To slow climate change, India joins the renewable energy revolution

To slow climate change, India joins the renewable energy revolution.
An energy pricing revolution Prime Minister Modi’s renewable energy agenda aims to increase India’s grid-tied renewable energy capacity from roughly 57 gigawatts in May 2017 to 175GW in 2022, with most of the increase coming through a major expansion in solar.
It is expected to jump by more than 100GW over the next six years, and increase further to 175GW before 2030.
Coal currently provides nearly 60 percent of India’s of total installed electricity generating capacity of 330GW, but the government projects it will decline substantially as solar power ramps up.
For the moment, large-scale solar and wind are roughly similar in price and lower than nuclear and fossil fuels.
Indeed, where emerging economies are installing new power generation capacity, the economic argument in favor of renewables is strong and getting stronger.
It saves them foreign exchange by substituting solar energy for imports of oil, gas and coal.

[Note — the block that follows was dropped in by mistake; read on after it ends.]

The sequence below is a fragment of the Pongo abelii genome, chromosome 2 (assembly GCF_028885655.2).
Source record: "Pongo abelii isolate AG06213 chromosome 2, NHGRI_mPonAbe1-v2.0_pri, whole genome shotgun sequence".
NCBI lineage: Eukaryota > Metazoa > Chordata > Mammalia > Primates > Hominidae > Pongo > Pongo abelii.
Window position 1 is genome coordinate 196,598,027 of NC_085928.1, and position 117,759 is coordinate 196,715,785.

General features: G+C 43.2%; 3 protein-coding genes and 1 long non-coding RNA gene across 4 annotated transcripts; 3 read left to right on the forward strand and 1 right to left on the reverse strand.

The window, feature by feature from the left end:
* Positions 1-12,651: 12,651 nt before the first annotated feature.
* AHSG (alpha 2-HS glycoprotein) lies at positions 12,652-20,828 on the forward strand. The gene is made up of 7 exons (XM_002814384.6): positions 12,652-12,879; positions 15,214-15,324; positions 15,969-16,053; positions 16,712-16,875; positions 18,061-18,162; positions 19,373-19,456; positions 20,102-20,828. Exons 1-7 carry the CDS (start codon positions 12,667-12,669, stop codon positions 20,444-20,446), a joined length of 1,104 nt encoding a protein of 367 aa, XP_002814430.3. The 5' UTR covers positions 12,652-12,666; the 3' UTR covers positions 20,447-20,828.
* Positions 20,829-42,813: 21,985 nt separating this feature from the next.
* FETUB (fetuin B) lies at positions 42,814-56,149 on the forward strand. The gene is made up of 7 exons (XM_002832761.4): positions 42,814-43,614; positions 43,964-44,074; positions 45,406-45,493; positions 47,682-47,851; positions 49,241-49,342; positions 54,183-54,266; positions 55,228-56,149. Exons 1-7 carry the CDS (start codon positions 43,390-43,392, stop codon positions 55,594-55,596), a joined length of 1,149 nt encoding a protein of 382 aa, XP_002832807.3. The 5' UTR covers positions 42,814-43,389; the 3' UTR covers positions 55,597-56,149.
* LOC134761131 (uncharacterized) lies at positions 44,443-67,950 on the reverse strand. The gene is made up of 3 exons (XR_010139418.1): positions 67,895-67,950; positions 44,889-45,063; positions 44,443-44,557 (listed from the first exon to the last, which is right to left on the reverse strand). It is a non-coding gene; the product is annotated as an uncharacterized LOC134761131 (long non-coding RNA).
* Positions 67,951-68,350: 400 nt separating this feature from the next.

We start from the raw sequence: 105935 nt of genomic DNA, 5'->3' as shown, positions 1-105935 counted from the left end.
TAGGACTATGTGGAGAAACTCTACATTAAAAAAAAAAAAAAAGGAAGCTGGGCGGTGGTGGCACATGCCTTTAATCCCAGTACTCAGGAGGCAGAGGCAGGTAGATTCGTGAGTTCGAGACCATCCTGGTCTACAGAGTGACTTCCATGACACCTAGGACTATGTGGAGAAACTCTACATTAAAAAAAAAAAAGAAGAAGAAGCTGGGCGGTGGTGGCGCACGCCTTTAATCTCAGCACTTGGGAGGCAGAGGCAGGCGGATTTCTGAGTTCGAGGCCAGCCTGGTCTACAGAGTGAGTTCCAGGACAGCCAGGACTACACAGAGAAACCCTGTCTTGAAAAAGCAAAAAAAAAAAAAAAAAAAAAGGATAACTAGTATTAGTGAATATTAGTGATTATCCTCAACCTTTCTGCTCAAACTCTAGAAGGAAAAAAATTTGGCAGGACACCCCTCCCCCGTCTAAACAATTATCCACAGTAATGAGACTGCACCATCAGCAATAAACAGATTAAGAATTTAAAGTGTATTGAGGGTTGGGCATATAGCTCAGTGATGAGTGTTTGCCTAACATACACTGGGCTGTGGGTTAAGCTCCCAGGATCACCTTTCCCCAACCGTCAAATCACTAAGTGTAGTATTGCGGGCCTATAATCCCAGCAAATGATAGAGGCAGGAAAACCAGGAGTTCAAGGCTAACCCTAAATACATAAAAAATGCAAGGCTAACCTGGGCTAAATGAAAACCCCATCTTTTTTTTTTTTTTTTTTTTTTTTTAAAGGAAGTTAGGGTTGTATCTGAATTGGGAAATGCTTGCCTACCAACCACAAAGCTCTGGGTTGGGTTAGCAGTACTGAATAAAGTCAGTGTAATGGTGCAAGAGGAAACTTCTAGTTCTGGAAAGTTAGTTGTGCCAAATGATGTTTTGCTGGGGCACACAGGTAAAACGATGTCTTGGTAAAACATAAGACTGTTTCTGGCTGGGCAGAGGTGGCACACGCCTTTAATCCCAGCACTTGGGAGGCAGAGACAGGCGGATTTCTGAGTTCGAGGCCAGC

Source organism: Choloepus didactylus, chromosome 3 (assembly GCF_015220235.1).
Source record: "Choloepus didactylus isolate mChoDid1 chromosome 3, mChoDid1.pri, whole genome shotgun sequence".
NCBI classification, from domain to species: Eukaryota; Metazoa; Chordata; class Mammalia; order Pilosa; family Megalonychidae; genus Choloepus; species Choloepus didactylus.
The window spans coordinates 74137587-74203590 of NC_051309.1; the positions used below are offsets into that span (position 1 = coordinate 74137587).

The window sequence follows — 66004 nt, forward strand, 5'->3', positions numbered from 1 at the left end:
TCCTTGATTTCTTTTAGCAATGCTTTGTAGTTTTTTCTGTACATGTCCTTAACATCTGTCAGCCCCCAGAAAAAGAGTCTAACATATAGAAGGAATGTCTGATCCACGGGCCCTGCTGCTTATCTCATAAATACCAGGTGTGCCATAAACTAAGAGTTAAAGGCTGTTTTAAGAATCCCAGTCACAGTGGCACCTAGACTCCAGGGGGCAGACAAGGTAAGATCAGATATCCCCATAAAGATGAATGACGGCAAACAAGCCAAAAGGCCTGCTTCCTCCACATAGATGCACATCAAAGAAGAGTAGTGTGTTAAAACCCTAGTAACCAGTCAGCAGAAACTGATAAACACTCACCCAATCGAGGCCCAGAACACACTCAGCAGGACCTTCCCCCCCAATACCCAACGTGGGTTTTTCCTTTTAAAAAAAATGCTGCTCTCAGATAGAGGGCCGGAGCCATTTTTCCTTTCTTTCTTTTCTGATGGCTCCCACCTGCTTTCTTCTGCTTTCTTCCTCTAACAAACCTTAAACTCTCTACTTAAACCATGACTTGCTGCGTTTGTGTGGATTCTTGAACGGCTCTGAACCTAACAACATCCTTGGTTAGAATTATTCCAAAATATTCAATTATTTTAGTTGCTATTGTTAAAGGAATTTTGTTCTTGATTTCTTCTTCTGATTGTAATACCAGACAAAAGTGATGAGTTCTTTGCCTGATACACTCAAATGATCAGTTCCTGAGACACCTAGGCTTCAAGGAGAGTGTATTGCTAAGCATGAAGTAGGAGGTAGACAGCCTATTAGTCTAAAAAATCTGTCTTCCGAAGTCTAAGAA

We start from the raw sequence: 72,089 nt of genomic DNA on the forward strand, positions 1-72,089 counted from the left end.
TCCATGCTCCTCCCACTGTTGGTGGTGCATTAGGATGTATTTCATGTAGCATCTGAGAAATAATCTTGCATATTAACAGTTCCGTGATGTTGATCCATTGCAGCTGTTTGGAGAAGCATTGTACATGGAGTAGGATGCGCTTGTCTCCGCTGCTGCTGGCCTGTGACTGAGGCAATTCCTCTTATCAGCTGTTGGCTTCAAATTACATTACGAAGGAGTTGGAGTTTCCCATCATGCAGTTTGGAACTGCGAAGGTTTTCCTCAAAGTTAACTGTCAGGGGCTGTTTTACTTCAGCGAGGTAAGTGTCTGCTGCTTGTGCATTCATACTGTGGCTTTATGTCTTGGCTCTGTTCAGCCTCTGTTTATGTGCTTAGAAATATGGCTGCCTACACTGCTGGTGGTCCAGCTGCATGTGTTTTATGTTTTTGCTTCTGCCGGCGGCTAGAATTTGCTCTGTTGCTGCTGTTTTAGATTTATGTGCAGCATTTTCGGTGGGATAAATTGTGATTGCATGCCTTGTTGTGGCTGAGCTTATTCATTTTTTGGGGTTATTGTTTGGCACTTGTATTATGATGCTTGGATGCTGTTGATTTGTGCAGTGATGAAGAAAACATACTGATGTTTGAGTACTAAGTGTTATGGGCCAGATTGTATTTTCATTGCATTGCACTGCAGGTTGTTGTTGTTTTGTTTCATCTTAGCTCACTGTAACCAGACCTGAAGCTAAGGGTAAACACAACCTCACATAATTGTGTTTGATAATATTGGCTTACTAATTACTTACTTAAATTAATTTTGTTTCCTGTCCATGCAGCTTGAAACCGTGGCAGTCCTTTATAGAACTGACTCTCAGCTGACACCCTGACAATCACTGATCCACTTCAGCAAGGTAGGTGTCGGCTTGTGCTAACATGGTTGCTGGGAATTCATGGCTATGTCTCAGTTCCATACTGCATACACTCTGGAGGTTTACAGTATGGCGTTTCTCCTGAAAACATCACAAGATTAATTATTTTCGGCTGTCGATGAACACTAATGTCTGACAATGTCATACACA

Three key conditions Three conditions are critical for this structural shift to continue in India and globally: growth in energy demand, innovation to make electricity grids more reliable and adequate land for installing solar modules.
Broader adoption of renewable power production in emerging economies is not the only solution to climate change challenges.
Countries such as India, China, France and ISA members are demonstrating that a failure of U.S. leadership need not stand in the way of a renewables revolution.

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